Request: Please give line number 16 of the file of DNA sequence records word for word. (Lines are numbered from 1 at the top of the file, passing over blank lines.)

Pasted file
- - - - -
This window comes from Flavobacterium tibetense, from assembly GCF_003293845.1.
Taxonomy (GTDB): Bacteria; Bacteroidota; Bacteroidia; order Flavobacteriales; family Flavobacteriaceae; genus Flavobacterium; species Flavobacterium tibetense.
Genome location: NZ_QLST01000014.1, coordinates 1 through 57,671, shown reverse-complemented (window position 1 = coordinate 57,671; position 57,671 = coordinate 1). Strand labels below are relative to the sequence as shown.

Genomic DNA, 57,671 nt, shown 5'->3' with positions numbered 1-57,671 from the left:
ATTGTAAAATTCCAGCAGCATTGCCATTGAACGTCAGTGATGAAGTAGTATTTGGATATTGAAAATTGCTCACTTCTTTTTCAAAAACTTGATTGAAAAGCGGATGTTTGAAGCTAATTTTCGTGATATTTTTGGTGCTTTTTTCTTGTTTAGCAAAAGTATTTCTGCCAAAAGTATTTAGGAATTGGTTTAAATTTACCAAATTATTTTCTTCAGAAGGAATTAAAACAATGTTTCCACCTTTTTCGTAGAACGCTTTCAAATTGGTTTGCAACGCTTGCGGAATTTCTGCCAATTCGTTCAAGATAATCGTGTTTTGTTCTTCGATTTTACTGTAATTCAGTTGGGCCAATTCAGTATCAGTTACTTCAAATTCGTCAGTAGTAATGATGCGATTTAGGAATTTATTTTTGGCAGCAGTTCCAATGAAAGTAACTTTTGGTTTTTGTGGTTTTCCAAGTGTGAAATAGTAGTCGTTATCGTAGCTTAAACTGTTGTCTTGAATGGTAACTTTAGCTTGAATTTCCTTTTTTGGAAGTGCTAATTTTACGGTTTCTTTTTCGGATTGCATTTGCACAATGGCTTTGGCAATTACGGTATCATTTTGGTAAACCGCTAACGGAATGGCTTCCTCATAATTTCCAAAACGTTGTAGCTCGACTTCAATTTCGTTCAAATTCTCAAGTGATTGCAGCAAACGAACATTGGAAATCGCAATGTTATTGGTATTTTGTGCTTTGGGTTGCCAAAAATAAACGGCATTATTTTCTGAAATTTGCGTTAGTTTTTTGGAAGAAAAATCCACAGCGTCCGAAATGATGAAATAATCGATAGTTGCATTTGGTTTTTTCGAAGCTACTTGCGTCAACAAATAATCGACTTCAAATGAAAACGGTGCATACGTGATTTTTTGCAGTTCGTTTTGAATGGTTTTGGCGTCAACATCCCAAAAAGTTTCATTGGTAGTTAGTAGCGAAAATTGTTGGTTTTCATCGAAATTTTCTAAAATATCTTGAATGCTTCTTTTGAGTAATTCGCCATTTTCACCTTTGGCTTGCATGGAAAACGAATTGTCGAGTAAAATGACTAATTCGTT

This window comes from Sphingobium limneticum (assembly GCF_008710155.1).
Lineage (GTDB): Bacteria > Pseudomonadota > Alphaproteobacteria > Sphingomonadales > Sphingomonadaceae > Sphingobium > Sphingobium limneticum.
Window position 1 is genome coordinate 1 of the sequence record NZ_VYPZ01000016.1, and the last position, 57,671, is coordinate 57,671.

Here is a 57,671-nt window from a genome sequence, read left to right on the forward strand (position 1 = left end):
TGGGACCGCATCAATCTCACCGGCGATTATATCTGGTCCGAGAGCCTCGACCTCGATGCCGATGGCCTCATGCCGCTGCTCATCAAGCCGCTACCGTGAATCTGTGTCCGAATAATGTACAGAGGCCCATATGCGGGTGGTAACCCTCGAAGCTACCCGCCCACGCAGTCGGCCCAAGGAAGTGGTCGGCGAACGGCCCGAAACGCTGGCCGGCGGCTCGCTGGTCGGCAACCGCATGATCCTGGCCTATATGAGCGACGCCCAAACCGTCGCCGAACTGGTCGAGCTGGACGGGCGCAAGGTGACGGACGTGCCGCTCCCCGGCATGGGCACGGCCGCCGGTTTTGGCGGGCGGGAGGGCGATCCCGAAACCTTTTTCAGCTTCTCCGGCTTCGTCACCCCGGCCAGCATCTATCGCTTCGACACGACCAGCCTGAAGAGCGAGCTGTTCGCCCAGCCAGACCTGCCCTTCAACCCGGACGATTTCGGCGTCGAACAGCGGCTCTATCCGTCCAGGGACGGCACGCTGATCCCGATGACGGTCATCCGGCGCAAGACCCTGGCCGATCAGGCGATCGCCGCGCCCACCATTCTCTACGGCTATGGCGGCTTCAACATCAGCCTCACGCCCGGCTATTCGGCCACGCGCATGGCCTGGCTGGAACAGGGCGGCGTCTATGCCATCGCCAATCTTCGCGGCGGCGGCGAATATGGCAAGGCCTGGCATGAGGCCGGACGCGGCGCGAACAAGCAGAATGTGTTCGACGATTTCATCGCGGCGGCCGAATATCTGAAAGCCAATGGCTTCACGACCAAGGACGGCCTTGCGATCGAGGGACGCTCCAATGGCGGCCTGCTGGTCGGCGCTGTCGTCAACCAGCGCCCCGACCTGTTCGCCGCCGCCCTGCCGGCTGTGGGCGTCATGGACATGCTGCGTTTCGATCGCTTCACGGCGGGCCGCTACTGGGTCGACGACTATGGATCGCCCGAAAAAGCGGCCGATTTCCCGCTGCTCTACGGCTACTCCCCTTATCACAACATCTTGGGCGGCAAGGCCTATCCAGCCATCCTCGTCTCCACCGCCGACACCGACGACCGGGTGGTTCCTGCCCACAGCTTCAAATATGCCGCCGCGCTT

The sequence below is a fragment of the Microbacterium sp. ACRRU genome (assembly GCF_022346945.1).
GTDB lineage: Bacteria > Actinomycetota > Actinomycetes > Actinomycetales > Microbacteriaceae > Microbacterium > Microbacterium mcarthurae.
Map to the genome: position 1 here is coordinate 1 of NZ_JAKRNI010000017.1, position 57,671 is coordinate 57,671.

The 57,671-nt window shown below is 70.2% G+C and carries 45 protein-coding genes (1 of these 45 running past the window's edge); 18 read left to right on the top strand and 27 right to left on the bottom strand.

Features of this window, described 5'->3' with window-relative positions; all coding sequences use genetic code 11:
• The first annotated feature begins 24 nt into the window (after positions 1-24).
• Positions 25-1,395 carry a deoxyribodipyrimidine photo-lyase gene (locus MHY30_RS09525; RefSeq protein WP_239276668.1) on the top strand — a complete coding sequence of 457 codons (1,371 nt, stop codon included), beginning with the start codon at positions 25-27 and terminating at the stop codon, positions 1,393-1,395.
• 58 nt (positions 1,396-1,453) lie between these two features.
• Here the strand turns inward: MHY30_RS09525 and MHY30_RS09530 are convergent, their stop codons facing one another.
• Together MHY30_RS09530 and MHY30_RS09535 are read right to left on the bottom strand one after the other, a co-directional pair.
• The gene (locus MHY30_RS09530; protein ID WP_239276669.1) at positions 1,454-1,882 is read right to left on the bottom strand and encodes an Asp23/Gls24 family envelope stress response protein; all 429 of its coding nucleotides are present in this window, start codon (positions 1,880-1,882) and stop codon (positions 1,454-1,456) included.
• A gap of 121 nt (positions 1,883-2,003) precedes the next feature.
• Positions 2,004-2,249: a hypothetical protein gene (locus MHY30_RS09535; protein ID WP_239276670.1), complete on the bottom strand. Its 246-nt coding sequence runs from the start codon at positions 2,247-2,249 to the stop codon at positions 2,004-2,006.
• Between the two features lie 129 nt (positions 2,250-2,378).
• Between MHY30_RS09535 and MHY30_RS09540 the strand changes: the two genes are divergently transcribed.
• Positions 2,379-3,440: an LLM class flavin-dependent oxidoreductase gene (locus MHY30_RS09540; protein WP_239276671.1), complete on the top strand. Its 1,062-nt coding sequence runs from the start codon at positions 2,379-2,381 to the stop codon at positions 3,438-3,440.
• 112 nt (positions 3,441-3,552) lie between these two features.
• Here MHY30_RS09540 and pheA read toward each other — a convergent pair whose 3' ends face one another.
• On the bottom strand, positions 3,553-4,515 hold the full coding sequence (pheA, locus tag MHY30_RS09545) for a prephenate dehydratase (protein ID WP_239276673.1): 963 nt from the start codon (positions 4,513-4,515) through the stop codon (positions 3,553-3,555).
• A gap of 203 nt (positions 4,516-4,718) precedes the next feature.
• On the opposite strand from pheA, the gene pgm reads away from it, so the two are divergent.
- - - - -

• The first annotated feature begins 24 nt into the window (after positions 1-24).